MMGY Reports U.S. Traveler Sentiment Rises Above Pre-Recession High
U.S. travelers finally seem to have emerged from the gloom and doom of the recession, according the February travelhorizons survey of 2,300 active travelers conducted by marketing services firm MMGY Global. Indeed, according to the survey, Americans’ attitudes towards travel are now more positive than the benchmark score recorded just prior to the Great Recession, which bodes well for the continued growth of the travel industry during the summer travel season.
The Traveler Sentiment Index (TSI), which has been tracked every calendar quarter since March 2007, is a derivative of six factors that measure Americans’ attitudes towards travel and serves as a predictor of travel behavior during the coming six months. While the overall TSI has been declining since last April, February marked the first time the TSI surpassed the benchmark score of 100 established in pre-recession March 2007.
All six components of the TSI revealed gains in February 2013, with the overall index increasing 10 points in February 2013 (100.8) compared to October 2012 (90.4). The perceived “affordability of travel” powered the score forward, having grown from 102.6 in October 2012 to 114.5 in February 2013. The six TSI factors include interest in travel, time for travel, personal finances available for travel, affordability of travel, quality of travel services and safety of travel.
An estimated 57 percent of all U.S. adults, or 136 million people, plan to take at least one leisure trip during the next six months. The February report revealed a significant improvement in their sentiment across the board. Among the 27 financial factors that influence demand for leisure travel services, 25 either declined or remained unchanged from February 2012. Half (51 percent) of all respondents cited high gasoline prices as the top financial factor influencing their future travel plans, an eight-point decline from the level recorded in February 2012 (59 percent). Several other important financial factors also declined including the price of air travel, the meltdown of U.S. economy, high level of personal debt, declining value of the dollar, and the expectation of job loss or making less money.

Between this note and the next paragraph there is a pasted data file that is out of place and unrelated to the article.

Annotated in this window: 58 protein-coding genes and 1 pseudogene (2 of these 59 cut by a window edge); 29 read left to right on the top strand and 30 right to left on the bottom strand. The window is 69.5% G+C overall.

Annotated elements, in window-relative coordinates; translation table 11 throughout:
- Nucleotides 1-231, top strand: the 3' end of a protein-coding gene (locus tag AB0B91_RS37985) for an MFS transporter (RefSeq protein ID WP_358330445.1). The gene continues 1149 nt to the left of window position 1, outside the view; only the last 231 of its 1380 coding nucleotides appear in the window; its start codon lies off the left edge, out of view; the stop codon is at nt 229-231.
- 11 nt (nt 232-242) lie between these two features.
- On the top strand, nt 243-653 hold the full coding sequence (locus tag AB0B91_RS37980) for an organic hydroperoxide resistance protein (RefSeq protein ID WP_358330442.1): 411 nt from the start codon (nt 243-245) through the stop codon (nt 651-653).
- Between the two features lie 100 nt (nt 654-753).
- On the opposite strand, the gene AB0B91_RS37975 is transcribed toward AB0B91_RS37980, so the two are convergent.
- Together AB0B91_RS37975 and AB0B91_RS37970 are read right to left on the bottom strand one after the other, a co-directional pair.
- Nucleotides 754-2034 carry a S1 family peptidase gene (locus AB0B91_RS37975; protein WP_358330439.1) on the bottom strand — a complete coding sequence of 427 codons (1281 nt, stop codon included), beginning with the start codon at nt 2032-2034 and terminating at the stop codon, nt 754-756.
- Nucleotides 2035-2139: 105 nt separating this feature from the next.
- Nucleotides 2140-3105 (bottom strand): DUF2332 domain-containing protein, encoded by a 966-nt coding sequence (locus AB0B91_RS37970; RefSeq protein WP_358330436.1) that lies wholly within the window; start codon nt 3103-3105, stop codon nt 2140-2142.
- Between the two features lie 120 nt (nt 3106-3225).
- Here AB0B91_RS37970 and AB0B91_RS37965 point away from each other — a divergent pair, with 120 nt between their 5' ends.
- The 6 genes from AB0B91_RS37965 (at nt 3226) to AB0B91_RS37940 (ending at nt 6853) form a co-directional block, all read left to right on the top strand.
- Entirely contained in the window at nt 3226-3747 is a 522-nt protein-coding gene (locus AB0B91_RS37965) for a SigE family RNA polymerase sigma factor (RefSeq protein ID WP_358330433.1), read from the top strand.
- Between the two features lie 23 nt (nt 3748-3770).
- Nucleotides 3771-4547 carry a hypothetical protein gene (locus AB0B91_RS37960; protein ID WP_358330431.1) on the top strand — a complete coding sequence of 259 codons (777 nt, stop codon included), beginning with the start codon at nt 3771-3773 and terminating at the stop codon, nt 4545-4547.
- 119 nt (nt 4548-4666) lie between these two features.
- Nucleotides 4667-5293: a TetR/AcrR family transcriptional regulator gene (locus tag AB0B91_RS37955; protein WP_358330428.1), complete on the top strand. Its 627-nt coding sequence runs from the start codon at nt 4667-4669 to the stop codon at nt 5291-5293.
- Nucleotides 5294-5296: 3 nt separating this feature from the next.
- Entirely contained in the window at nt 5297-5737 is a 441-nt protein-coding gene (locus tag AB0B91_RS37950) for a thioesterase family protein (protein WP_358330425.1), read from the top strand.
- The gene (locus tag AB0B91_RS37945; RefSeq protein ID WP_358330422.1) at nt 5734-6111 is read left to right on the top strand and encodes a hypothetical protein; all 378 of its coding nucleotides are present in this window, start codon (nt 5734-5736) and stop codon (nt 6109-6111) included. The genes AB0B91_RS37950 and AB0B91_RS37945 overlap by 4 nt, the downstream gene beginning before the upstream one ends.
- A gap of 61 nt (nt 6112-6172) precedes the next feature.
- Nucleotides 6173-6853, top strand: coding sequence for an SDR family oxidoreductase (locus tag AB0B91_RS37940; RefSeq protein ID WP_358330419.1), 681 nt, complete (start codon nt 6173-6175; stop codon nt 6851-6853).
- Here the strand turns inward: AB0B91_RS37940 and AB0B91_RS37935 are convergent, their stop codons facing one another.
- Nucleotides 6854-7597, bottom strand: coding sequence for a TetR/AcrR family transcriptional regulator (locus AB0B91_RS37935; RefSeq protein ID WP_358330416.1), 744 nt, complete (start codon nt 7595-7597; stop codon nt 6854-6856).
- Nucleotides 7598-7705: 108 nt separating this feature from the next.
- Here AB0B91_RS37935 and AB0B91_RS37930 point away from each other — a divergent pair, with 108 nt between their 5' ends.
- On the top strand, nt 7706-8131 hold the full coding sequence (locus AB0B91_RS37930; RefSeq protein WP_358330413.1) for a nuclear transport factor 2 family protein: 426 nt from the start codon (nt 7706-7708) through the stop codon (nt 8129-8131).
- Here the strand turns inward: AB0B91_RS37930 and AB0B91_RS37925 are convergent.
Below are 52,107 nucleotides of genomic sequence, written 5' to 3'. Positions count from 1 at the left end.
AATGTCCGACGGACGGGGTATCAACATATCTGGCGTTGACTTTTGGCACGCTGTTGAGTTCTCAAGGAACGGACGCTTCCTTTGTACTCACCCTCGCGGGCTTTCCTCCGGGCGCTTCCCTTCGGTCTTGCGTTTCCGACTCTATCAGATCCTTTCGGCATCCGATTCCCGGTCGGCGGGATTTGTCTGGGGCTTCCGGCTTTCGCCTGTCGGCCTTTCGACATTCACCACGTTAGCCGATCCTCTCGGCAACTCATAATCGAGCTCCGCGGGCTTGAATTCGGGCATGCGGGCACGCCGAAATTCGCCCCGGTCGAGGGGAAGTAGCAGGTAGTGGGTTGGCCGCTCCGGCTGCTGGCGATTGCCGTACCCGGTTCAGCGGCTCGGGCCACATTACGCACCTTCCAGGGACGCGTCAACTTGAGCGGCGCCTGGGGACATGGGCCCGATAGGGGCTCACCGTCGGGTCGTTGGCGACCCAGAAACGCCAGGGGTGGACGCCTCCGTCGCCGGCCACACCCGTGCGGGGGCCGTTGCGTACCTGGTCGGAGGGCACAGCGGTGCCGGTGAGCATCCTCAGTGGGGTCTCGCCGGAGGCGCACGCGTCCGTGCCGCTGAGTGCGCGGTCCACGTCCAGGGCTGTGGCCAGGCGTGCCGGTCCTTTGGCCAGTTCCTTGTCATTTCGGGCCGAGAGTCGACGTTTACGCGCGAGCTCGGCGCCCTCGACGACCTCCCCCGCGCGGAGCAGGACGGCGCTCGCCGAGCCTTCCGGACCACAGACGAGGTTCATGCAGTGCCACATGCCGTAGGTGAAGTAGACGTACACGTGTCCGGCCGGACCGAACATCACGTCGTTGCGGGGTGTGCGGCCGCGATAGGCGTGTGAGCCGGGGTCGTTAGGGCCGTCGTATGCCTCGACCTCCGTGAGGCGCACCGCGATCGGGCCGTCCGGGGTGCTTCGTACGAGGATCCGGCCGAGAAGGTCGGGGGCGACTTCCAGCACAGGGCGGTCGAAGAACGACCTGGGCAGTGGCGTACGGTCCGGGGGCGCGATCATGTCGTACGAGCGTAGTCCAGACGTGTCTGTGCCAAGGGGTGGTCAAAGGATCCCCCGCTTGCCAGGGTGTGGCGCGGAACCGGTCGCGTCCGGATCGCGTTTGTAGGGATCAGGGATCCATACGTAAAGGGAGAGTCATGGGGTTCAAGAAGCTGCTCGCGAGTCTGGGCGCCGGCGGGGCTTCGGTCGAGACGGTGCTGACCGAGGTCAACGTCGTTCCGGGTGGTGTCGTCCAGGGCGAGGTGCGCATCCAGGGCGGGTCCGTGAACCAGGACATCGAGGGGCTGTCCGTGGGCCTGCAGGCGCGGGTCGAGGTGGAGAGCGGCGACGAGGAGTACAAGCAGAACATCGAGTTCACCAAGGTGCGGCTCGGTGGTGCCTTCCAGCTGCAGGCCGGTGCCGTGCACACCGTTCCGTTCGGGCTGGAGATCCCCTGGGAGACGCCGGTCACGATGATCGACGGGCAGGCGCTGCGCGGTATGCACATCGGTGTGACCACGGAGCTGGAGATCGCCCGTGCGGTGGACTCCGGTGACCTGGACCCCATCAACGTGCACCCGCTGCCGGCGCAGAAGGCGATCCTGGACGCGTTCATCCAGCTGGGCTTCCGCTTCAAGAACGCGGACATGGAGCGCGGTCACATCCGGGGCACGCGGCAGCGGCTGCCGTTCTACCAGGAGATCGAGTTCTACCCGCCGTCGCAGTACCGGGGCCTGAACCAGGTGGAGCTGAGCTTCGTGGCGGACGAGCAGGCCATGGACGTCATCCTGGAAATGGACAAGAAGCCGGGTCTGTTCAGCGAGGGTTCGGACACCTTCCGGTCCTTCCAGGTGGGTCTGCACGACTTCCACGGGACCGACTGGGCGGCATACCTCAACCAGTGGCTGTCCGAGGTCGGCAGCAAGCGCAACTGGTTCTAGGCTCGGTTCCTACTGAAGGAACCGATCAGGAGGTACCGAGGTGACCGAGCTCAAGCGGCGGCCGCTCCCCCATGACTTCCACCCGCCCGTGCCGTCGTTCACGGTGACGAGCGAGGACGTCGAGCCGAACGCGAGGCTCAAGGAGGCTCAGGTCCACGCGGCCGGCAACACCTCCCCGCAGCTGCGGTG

The survey also tracks changes in customer satisfaction with the services provided by four category suppliers: airlines, lodging companies, rental car companies and cruise lines. Satisfaction with rental car companies (116.1), airlines (95.5) and lodging companies (110.1) all reached record highs according to the February survey, with the rental car industry enjoying the highest satisfaction score ever measured since these questions were added to the survey in April 2011.
Business travel intentions also recorded a five-point jump in February, with fully 20 percent of all respondents intending to take at least one overnight business trip during the next six months -- up from 15 percent in February 2012, and seven points from the 13 percent incidence first recorded in February 2009. MMGY said this increase may signal the beginning of a robust recovery of demand for business travel services, barring any unforeseen disruption of the continued recovery of the U.S. economy.
More by James Shillinglaw
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